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JimLawyer
JimLawyer, Solicitor
Category: Law
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Experience:  Senior Associate Solicitor
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After 41 years of marriage I am seriously considering

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Hi. After 41 years of marriage I am seriously considering leaving my husband. The only way I can do it is by finding somewhere to rent and just moving out. I am concerned that this may have financial implications. Our house is in joint names owned outright and there are no dependent children.
JA: Where are you? It matters because laws vary by location.
Customer: Worcestershire
JA: What steps have you taken so far?
Customer: None
JA: Is there anything else the Lawyer should know before I connect you? Rest assured that they'll be able to help you.
Customer: i don’t think so

Hello, this is Jim and welcome to JustAnswer. I will be the lawyer working with you today.
Sorry to hear of the issue. I will set out my written answer shortly.

The house is a matrimonial asset and you are also a legal co-owner. Your husband cannot sell it unless you agree or unless he obtains a court order. Same for you. The fact it is now paid off means there are no more mortgage payments so by moving out, you would not forego any rights to the property.

The marriage is not classed as a short one if it is more than 5 years, so a split of assets is likely as opposed to a clean break. There are two orders available: a clean break order (if there are no assets to split) and a consent order.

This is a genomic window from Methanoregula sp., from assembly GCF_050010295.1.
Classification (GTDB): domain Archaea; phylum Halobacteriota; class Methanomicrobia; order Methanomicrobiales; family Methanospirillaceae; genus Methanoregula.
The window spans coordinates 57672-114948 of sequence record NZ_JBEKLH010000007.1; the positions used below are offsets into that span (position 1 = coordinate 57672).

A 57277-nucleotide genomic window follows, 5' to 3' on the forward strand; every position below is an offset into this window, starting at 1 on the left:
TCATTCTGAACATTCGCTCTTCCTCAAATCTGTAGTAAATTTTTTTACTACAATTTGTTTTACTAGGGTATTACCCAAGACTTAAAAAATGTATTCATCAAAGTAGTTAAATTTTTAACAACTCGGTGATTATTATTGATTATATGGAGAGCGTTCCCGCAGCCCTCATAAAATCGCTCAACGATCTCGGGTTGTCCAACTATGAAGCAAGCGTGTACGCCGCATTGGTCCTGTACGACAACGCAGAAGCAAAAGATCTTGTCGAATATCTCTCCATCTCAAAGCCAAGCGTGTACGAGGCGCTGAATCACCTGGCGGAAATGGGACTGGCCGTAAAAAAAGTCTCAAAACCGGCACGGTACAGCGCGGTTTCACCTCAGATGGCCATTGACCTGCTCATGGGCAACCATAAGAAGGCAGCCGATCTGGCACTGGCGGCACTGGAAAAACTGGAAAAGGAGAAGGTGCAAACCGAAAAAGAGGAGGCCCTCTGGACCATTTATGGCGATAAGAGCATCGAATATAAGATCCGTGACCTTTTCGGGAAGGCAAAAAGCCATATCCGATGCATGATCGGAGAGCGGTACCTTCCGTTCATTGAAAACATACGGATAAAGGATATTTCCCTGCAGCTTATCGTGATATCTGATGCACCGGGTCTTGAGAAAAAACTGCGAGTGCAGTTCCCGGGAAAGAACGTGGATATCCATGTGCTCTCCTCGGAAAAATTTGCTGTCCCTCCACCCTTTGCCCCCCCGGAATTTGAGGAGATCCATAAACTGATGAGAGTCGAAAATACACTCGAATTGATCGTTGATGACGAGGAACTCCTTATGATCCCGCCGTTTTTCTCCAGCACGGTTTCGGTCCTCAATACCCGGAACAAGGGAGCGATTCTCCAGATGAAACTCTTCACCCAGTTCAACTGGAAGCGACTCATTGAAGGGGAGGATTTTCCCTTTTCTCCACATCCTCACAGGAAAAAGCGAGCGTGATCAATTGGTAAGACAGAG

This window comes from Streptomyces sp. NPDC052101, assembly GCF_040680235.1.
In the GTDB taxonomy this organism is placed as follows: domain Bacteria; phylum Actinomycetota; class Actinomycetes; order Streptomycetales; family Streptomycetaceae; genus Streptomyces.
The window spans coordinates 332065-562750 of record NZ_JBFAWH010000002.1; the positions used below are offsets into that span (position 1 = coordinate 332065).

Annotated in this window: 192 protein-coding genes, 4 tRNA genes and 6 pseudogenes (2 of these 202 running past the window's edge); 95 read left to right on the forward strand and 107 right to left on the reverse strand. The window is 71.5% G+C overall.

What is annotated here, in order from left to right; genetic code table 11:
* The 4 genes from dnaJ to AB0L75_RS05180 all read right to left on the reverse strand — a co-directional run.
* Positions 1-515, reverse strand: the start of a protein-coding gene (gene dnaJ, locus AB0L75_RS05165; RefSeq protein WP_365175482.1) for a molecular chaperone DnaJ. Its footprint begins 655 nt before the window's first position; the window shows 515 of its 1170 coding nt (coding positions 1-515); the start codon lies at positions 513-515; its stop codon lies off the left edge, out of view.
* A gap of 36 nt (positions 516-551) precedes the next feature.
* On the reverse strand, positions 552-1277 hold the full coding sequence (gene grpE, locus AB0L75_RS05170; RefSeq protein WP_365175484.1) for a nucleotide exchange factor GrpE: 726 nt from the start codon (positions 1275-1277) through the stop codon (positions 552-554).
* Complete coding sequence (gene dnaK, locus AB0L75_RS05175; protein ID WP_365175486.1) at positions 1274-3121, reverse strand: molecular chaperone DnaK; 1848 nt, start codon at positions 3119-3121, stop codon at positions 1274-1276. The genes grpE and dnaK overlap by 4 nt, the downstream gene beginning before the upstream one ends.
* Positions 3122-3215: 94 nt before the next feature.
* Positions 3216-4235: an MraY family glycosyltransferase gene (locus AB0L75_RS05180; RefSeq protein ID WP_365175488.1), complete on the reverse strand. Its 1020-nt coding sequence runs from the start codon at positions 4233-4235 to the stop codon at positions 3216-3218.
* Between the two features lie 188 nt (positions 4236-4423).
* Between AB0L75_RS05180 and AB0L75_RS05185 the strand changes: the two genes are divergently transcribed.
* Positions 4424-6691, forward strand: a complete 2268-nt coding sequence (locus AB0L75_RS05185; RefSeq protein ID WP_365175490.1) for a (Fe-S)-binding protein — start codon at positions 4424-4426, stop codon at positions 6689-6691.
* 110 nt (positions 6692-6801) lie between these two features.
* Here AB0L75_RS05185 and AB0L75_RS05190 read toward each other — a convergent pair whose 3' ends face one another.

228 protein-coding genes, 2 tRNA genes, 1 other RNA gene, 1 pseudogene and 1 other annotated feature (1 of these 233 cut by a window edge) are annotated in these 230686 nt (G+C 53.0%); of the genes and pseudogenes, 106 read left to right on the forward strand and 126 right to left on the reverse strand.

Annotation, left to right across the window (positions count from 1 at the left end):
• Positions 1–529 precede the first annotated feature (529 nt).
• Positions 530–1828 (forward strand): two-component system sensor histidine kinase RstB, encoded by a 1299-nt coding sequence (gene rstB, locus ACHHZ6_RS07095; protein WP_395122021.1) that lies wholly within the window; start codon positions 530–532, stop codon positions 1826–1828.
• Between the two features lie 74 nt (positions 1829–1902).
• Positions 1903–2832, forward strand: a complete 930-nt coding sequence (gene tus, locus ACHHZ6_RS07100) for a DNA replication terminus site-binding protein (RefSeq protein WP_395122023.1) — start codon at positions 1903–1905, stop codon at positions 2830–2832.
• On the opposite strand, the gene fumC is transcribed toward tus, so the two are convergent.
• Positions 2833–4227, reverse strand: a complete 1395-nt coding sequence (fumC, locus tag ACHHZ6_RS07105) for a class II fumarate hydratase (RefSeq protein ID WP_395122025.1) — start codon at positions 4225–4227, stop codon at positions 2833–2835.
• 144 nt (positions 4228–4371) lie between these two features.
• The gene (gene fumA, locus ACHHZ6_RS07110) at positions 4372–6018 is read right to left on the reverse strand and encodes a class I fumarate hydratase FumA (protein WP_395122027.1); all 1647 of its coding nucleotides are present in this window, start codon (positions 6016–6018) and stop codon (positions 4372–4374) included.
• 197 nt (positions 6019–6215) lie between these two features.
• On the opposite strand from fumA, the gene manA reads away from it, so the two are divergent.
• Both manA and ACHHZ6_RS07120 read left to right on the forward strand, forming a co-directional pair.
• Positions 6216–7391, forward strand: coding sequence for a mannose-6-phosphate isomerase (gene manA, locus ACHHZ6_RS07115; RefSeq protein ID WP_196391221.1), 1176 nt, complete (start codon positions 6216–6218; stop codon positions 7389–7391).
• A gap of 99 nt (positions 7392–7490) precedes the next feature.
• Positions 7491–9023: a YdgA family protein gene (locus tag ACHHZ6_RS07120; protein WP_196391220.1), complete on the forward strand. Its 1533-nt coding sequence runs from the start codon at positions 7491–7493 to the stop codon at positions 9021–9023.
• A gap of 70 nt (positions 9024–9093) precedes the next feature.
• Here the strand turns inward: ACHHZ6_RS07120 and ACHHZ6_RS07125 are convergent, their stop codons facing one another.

You can sell the property and that would give you each a fresh start. You can either apply for a judicial separation (and then a financial order), or a divorce (if you want to dissolve the marriage) and again, apply for a financial order. Bear in mind with a legal separation you remain married and as such no pension sharing order is permitted (unlike for divorce).

If you disagree and cannot come to an agreement, you can ask the local family court to assess a split of the finances and also to deal with the property.

Assuming your husband eventually agrees to a settlement then you can have a consent order drawn up to bind the parties to the agreed terms. The following company can draft the order and they also file it with the court too: Divorce-Online | Quick, Easy & Cheap Online Divorce From £59

The court will consider the factors contained within Section 25 of the Matrimonial Causes Act 1973 when it assesses a financial settlement. Therefore your ages, length of marriage, your earnings and earning potential (same for your husband) if you both still work, the assets including the former matrimonial home and pensions if applicable, any debts, financial and non-financial contributions to the marriage, your standard of living enjoyed before the marriage breakdown, your financial needs in future and your housing needs, any medical needs and so on.

The starting point is 50% but if there is a disparity in earnings or you have paid more in the way of mortgage, you can ask for more than 50% of the former matrimonial home.

It would be worth speaking with him to see if he would agree to any amicable agreement and a split of assets without having to involve the court. The more that can be agreed without the court's involvement, the better.

If nothing can be agreed then you would need to issue financial remedy proceedings once decree nisi comes through (if you start divorce proceedings), or obtain a decree of judicial separation, so you ask the court to become involved in a financial settlement as well as the divorce.